According to local sexual and reproductive health experts, the facilities have also assisted in breaking prejudice and shame related to sexual and reproductive health, with an increasing number of patients feeling more confident in discussing sensitive matters with medical professionals. However, this may not be feasible long-term, they add.
Recently, Practo, an online teleconsultation application, released data that stated that there was a 184 per cent increase in the number of online consultations for sexual and reproductive health (SRH) issues in 2020.
“There has been an increase in pregnancies, both planned and unplanned, during the shutdown. I have had some patients ask if they can block the video when speaking to me,” said Dr Mathangi Rajagopalan, Senior Consultant, Rainbow Children’s Hospital.
On matters related to infertility, teleconsultations provide a good atmosphere to speak to patients, says Dr Spoorthi, Promed Hospital. “Many patients are embarrassed to come to the hospital for counselling – they avoid speaking to nurses and secretaries because of the stigma surrounding these issues. But that has changed, ” she said.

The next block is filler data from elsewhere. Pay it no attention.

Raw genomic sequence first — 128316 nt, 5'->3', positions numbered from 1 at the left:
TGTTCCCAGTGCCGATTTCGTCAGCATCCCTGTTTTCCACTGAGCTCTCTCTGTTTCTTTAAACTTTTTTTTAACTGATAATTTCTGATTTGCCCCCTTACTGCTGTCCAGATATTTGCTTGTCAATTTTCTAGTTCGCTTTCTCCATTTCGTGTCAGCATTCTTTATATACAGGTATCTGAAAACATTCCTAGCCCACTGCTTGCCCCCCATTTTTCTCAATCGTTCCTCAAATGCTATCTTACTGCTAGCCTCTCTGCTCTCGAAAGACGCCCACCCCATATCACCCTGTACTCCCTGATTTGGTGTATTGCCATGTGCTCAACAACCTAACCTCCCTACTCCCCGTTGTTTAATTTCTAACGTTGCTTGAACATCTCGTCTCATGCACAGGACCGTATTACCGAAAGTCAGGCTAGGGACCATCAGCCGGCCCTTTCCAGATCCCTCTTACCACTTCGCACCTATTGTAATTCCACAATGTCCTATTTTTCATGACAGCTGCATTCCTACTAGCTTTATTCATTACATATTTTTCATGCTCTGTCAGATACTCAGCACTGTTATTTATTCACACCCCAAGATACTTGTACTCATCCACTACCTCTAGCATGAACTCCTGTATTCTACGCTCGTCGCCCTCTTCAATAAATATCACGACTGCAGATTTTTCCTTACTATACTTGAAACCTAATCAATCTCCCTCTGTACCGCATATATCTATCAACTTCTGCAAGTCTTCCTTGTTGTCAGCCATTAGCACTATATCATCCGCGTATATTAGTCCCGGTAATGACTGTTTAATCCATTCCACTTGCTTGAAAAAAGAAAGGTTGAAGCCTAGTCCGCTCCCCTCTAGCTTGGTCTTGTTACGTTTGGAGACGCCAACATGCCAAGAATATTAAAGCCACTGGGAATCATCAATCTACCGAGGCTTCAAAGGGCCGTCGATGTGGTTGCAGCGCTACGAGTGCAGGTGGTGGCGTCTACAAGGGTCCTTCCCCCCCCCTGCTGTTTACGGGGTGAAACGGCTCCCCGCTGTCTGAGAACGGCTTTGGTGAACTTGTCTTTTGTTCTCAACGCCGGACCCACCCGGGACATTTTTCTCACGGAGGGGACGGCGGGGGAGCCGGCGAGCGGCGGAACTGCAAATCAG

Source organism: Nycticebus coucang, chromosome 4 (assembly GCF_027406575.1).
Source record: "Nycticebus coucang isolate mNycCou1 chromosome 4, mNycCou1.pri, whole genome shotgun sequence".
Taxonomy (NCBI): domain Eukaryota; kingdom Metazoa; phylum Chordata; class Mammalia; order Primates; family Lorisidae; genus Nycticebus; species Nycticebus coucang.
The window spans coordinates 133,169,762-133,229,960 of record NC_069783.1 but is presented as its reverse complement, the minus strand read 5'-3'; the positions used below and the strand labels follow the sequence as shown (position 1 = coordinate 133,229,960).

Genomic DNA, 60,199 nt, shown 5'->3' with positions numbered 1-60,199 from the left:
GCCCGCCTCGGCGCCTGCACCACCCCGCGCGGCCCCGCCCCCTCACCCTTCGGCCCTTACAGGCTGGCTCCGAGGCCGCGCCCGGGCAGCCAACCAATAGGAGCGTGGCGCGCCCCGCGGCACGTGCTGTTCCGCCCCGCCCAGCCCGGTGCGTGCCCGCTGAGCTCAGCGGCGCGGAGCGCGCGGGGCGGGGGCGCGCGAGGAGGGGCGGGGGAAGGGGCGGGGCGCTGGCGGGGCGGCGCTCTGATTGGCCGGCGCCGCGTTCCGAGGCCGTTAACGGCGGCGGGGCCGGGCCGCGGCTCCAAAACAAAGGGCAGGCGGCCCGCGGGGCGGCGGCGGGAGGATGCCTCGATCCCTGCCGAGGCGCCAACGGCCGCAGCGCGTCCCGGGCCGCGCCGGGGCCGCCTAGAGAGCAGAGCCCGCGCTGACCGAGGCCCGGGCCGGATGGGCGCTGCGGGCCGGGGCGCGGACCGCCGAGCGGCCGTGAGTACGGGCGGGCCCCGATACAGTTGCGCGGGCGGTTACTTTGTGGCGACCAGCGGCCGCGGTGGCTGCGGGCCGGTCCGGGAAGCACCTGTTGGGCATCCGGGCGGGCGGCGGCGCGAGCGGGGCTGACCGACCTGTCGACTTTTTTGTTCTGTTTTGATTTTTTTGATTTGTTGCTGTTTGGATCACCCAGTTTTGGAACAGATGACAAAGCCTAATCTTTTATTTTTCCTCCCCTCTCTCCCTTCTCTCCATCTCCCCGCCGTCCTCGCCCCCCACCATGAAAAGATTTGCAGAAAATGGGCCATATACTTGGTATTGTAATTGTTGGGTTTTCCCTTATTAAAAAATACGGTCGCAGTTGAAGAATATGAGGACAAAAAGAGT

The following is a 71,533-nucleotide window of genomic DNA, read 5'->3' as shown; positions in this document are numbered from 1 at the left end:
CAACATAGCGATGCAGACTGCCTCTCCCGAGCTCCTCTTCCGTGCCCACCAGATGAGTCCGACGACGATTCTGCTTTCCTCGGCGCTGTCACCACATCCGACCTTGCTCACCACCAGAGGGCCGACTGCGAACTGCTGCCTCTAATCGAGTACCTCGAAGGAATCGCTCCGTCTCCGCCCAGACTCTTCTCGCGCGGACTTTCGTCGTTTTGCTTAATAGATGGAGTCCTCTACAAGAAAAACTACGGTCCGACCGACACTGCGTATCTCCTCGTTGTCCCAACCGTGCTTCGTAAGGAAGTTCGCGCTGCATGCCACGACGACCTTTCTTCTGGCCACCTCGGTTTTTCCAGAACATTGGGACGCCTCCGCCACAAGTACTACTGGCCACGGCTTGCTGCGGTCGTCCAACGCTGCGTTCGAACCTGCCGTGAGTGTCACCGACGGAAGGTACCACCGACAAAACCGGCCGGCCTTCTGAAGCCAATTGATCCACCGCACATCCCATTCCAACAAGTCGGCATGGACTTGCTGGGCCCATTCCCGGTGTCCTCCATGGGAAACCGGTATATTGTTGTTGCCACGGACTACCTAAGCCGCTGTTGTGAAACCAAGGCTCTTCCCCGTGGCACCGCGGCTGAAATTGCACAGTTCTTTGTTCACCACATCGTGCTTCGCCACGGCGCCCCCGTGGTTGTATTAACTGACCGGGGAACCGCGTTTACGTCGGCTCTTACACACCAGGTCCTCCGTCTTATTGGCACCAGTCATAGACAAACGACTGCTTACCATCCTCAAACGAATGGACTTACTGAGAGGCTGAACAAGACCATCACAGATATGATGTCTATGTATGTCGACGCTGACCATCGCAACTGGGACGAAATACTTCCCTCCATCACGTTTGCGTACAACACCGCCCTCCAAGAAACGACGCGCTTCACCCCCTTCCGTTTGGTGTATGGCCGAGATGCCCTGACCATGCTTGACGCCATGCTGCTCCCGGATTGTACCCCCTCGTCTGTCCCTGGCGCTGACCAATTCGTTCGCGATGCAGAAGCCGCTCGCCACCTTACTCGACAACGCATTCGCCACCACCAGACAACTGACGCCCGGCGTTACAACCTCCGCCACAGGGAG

Even issues regarding menstruation are being discussed. “A lot of women who suffered from excessive bleeding and cramps during their periods are more likely to call and set up an appointment online. As a result of increased consultations, patients are more aware of their health,” said Dr Sura Pushpalatha, Gleneagles Global Health City.
Despite being so convenient for patients, doctors do not prefer online consultations. “If the situation is a follow-up or a second opinion, teleconsultations are useful. However, if the ailment needs it, we have to conduct a clinical examination, and this cannot be done online,” said Sura.